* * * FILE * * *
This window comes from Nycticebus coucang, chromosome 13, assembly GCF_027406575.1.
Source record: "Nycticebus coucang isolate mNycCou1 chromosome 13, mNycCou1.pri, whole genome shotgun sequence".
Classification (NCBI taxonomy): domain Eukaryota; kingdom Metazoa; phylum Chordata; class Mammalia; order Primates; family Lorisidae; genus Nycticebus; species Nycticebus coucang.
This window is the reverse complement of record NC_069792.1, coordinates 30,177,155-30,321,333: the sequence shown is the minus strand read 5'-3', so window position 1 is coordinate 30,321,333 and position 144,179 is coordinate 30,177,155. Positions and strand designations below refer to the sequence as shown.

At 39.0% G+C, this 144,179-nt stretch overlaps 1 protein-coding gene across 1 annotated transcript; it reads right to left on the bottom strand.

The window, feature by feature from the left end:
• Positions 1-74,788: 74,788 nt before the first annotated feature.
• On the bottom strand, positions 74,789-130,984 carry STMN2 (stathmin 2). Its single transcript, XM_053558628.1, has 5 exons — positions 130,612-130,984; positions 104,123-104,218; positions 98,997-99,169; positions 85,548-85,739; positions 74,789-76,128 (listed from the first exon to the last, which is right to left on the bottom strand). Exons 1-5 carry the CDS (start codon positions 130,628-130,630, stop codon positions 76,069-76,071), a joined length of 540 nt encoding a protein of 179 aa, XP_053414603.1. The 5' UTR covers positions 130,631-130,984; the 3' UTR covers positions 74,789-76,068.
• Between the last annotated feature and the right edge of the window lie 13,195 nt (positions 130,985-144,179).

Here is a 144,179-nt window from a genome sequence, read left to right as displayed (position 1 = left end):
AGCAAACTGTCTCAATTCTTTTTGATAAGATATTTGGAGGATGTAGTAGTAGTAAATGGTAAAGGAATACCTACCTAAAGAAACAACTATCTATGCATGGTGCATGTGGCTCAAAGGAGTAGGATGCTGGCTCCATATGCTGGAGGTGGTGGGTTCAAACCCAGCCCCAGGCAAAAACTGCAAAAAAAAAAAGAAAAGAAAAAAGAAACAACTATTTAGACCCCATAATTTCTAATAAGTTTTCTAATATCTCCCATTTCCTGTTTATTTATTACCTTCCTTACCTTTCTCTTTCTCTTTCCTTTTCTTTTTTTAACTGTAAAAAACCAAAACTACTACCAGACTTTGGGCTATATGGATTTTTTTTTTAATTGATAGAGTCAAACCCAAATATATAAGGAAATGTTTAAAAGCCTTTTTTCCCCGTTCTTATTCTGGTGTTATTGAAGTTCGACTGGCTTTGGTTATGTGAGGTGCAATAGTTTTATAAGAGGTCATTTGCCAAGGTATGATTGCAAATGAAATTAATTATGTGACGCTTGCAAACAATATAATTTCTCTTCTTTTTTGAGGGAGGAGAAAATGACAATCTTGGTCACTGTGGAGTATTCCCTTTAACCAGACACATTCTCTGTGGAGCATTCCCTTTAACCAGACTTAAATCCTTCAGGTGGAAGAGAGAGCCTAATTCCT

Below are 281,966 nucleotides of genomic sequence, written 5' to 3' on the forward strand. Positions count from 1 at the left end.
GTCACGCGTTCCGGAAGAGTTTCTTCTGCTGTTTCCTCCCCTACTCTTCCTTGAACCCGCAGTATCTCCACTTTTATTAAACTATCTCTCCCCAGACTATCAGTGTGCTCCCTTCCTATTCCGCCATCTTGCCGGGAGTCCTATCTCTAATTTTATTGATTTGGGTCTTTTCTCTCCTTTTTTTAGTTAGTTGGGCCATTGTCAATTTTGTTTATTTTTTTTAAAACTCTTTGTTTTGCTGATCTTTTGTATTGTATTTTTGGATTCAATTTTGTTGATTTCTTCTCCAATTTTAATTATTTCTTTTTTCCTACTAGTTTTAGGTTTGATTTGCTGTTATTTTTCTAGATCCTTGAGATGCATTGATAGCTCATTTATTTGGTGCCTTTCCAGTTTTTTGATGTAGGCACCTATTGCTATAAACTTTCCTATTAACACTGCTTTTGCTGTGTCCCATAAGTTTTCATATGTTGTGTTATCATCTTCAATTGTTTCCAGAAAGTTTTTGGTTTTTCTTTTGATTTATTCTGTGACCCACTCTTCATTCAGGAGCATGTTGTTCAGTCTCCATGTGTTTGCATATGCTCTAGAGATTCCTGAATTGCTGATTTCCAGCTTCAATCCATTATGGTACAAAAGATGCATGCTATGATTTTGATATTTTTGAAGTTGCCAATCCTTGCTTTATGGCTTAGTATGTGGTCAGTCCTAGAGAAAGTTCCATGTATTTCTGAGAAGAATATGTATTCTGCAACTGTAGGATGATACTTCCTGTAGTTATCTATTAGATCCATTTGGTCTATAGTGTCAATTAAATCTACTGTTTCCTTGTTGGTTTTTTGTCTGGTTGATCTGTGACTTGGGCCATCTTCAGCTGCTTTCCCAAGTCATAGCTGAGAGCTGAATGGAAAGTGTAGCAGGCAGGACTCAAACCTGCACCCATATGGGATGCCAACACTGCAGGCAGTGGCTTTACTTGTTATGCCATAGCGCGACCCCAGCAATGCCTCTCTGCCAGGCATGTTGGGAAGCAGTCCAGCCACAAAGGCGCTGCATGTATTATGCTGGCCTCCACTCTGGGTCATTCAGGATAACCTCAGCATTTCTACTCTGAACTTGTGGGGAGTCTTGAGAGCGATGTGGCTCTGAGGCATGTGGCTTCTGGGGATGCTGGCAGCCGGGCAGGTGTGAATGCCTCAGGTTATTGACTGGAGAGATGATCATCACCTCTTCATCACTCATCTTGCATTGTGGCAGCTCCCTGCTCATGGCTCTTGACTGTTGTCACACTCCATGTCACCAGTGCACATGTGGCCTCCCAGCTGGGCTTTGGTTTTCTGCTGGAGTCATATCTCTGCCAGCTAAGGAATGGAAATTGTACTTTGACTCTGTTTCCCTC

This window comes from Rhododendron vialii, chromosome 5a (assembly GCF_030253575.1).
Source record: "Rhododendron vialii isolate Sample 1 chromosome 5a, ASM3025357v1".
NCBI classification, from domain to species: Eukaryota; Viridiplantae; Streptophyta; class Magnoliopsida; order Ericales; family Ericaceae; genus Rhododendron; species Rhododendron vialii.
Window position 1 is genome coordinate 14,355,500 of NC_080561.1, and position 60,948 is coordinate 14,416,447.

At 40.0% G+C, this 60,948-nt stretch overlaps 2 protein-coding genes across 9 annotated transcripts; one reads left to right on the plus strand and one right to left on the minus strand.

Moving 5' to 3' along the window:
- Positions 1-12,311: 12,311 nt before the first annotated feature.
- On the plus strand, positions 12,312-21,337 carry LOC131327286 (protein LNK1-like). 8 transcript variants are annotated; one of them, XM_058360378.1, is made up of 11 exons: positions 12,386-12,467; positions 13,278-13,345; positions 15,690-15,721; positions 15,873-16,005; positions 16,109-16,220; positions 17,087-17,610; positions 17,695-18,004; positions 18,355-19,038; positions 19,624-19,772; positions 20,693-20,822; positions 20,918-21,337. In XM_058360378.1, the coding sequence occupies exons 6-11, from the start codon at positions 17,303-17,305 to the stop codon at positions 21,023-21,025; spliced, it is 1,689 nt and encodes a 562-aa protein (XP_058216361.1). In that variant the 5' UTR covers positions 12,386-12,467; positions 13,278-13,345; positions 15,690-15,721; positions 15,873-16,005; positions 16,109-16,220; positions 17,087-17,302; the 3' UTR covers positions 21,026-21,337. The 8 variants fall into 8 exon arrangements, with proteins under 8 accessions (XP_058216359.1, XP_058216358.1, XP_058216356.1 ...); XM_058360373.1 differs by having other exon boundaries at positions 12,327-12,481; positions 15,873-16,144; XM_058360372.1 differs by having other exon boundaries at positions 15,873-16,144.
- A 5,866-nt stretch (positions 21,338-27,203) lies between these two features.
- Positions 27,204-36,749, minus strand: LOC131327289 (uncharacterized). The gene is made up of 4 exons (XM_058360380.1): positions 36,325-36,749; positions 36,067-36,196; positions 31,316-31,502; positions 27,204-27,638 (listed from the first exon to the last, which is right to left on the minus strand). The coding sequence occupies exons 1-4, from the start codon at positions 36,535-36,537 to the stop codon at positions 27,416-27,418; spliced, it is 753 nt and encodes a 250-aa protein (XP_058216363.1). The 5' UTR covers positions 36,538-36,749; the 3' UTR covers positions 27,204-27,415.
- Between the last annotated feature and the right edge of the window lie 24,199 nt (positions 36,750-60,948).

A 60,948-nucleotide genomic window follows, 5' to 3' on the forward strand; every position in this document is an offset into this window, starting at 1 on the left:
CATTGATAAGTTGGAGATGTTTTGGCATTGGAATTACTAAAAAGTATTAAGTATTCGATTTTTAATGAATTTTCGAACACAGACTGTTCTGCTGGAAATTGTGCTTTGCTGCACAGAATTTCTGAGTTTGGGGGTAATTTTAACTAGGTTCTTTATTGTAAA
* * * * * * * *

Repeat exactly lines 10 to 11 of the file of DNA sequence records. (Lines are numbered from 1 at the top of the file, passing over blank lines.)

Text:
Here is a 144,179-nt window from a genome sequence, read left to right as displayed (position 1 = left end):
AGCAAACTGTCTCAATTCTTTTTGATAAGATATTTGGAGGATGTAGTAGTAGTAAATGGTAAAGGAATACCTACCTAAAGAAACAACTATCTATGCATGGTGCATGTGGCTCAAAGGAGTAGGATGCTGGCTCCATATGCTGGAGGTGGTGGGTTCAAACCCAGCCCCAGGCAAAAACTGCAAAAAAAAAAAGAAAAGAAAAAAGAAACAACTATTTAGACCCCATAATTTCTAATAAGTTTTCTAATATCTCCCATTTCCTGTTTATTTATTACCTTCCTTACCTTTCTCTTTCTCTTTCCTTTTCTTTTTTTAACTGTAAAAAACCAAAACTACTACCAGACTTTGGGCTATATGGATTTTTTTTTTAATTGATAGAGTCAAACCCAAATATATAAGGAAATGTTTAAAAGCCTTTTTTCCCCGTTCTTATTCTGGTGTTATTGAAGTTCGACTGGCTTTGGTTATGTGAGGTGCAATAGTTTTATAAGAGGTCATTTGCCAAGGTATGATTGCAAATGAAATTAATTATGTGACGCTTGCAAACAATATAATTTCTCTTCTTTTTTGAGGGAGGAGAAAATGACAATCTTGGTCACTGTGGAGTATTCCCTTTAACCAGACACATTCTCTGTGGAGCATTCCCTTTAACCAGACTTAAATCCTTCAGGTGGAAGAGAGAGCCTAATTCCT